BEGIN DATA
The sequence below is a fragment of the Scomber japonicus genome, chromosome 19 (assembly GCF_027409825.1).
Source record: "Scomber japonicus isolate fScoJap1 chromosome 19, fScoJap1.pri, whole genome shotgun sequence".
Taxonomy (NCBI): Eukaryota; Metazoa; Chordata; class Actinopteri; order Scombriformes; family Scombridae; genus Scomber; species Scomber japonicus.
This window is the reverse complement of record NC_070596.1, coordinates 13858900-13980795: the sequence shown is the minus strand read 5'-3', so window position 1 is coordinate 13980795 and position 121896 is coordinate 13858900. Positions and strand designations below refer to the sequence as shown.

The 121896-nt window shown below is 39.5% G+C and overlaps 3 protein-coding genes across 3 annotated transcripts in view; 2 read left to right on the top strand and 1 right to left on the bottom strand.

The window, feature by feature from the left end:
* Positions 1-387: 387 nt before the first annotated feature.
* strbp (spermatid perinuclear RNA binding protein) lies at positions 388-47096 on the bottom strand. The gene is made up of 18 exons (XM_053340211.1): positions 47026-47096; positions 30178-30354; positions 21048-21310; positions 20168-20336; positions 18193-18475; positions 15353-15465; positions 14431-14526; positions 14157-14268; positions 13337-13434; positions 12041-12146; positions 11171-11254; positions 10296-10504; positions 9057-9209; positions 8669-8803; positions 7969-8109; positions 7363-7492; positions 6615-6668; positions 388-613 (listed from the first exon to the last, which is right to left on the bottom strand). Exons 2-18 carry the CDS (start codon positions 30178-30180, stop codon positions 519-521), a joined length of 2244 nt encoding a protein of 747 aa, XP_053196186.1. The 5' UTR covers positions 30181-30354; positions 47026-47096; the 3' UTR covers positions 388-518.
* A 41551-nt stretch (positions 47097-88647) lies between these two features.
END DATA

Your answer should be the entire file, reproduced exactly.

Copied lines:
The sequence below is a fragment of the Scomber japonicus genome, chromosome 19 (assembly GCF_027409825.1).
Source record: "Scomber japonicus isolate fScoJap1 chromosome 19, fScoJap1.pri, whole genome shotgun sequence".
Taxonomy (NCBI): Eukaryota; Metazoa; Chordata; class Actinopteri; order Scombriformes; family Scombridae; genus Scomber; species Scomber japonicus.
This window is the reverse complement of record NC_070596.1, coordinates 13858900-13980795: the sequence shown is the minus strand read 5'-3', so window position 1 is coordinate 13980795 and position 121896 is coordinate 13858900. Positions and strand designations below refer to the sequence as shown.

The 121896-nt window shown below is 39.5% G+C and overlaps 3 protein-coding genes across 3 annotated transcripts in view; 2 read left to right on the top strand and 1 right to left on the bottom strand.

The window, feature by feature from the left end:
* Positions 1-387: 387 nt before the first annotated feature.
* strbp (spermatid perinuclear RNA binding protein) lies at positions 388-47096 on the bottom strand. The gene is made up of 18 exons (XM_053340211.1): positions 47026-47096; positions 30178-30354; positions 21048-21310; positions 20168-20336; positions 18193-18475; positions 15353-15465; positions 14431-14526; positions 14157-14268; positions 13337-13434; positions 12041-12146; positions 11171-11254; positions 10296-10504; positions 9057-9209; positions 8669-8803; positions 7969-8109; positions 7363-7492; positions 6615-6668; positions 388-613 (listed from the first exon to the last, which is right to left on the bottom strand). Exons 2-18 carry the CDS (start codon positions 30178-30180, stop codon positions 519-521), a joined length of 2244 nt encoding a protein of 747 aa, XP_053196186.1. The 5' UTR covers positions 30181-30354; positions 47026-47096; the 3' UTR covers positions 388-518.
* A 41551-nt stretch (positions 47097-88647) lies between these two features.